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Would we have known what true humility looked like if Jesus had come to earth in regal robes rather than swaddling clothes, in the splendor of a palace rather than stench of a stable?
Perhaps the Apostle Paul would have instructed us to follow the example of Moses, the meekest man on earth, the long-suffering leader of the Israelites. But then we’d have some sticky issues creeping into our thoughts. Didn’t Moses kill an Egyptian? Didn’t he lose patience with the murmuring children of Abraham and strike the rock, an action that left him a border short of the promised land?
Instead, we have the clearest picture of humility outlined by the One who was in the form of God, yet descended to the form of man, becoming a servant to those He came to save. In the words of Spurgeon, “The Infinite became an infant.” And this infant grew into the man who would tell us to humble ourselves as a little child if we wished to be great in the kingdom of heaven (Matthew 18:2-4).
Humility. Servanthood. These are lonely words in today’s world. Ours is the culture of narcissism, grandiose exhibitionism, inflated egos, and shameless self-promotion—or in short, the age of the selfie. Not surprisingly, those who track such things report that there’s been a steep decline in altruism and empathy levels with the rise of Facebook and Twitter. C. S. Lewis wrote, “The natural life in each of us is something self-centered, something that wants to be petted and admired, to take advantage of other lives, to exploit the whole universe.”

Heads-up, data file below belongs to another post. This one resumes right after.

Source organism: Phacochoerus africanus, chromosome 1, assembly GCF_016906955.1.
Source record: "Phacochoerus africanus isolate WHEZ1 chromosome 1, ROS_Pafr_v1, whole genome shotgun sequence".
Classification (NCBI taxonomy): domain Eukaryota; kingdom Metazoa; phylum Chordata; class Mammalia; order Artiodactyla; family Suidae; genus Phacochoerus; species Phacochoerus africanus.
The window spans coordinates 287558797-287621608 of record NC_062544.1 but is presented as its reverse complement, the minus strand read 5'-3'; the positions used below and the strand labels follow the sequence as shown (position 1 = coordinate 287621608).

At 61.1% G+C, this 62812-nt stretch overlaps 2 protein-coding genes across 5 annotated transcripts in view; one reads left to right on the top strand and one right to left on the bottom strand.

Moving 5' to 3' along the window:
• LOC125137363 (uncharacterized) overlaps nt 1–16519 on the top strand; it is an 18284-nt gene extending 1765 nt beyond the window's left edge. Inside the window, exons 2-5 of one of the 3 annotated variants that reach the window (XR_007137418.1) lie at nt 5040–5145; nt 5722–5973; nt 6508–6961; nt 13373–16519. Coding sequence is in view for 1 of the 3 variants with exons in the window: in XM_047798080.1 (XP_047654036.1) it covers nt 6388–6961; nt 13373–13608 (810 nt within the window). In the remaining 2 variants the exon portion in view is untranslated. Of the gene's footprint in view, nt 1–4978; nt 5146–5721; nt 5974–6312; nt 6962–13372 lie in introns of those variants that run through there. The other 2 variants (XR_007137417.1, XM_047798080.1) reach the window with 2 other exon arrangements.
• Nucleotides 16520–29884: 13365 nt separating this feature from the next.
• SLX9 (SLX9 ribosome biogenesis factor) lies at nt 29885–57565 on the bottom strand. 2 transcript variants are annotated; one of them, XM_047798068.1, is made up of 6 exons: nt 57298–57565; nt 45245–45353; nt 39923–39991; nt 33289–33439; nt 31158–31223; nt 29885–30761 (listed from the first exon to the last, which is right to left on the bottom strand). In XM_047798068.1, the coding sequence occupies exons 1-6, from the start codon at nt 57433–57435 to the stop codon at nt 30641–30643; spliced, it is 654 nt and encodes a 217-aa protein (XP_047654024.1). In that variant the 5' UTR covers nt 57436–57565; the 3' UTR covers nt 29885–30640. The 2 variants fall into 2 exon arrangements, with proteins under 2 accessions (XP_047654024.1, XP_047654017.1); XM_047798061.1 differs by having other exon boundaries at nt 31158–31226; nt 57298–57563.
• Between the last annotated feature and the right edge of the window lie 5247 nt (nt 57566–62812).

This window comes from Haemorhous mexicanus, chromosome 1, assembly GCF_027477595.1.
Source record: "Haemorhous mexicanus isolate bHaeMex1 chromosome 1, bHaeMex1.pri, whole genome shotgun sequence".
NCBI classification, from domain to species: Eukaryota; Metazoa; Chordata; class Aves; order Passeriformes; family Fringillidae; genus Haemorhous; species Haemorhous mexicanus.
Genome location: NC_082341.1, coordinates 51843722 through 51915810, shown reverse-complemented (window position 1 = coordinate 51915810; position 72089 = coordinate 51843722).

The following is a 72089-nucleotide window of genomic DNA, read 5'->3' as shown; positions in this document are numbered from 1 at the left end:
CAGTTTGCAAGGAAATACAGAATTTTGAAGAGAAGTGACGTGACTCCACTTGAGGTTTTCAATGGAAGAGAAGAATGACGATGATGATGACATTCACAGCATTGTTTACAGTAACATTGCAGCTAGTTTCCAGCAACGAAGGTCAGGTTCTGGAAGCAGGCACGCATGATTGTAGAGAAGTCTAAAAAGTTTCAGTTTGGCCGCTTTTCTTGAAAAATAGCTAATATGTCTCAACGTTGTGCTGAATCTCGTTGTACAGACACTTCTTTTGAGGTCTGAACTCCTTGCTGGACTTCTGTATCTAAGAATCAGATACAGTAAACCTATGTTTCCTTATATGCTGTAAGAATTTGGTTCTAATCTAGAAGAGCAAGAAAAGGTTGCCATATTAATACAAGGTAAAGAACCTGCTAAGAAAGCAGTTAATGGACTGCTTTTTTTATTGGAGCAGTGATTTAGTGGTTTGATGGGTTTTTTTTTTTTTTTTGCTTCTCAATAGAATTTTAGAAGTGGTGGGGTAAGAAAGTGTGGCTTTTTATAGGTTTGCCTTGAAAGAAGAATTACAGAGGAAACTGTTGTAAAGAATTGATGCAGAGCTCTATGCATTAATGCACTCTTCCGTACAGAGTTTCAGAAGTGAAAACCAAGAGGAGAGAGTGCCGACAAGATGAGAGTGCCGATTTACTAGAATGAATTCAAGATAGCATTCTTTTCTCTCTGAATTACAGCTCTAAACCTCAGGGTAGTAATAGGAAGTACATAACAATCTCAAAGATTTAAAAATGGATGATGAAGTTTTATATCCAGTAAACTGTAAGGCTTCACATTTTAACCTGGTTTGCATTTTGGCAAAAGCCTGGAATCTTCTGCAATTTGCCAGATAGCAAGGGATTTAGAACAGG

But humility and servanthood weren’t warm fuzzy words in Jesus’s world either—nor in the time of the Greeks or the Sumerians or the Egyptians. The truth is humility and servanthood aren’t warm fuzzy words in my mind and heart, a reminder that I need a Savior to rescue me from my pride and selfishness, from my acts of sin as well as my sinful nature.
The Christmas story is for me and for you if we have the humility to see it. Christmas ushers us into the “dawn of redeeming grace,” ringing out the good news that Christ is “born to raise the sons of earth, born to give them second birth.”
There is only one solution for our broken world and our self-centered lives—He who “made Himself nothing by taking the very nature of a servant, being made in human likeness. . .” (Philippians 2:7)
Ponder the manger this Christmas season.
See the humility. See the grace. See the glory.
And the Word became flesh and dwelt among us, and we have seen his glory, glory as of the only Son from the Father, full of grace and truth.
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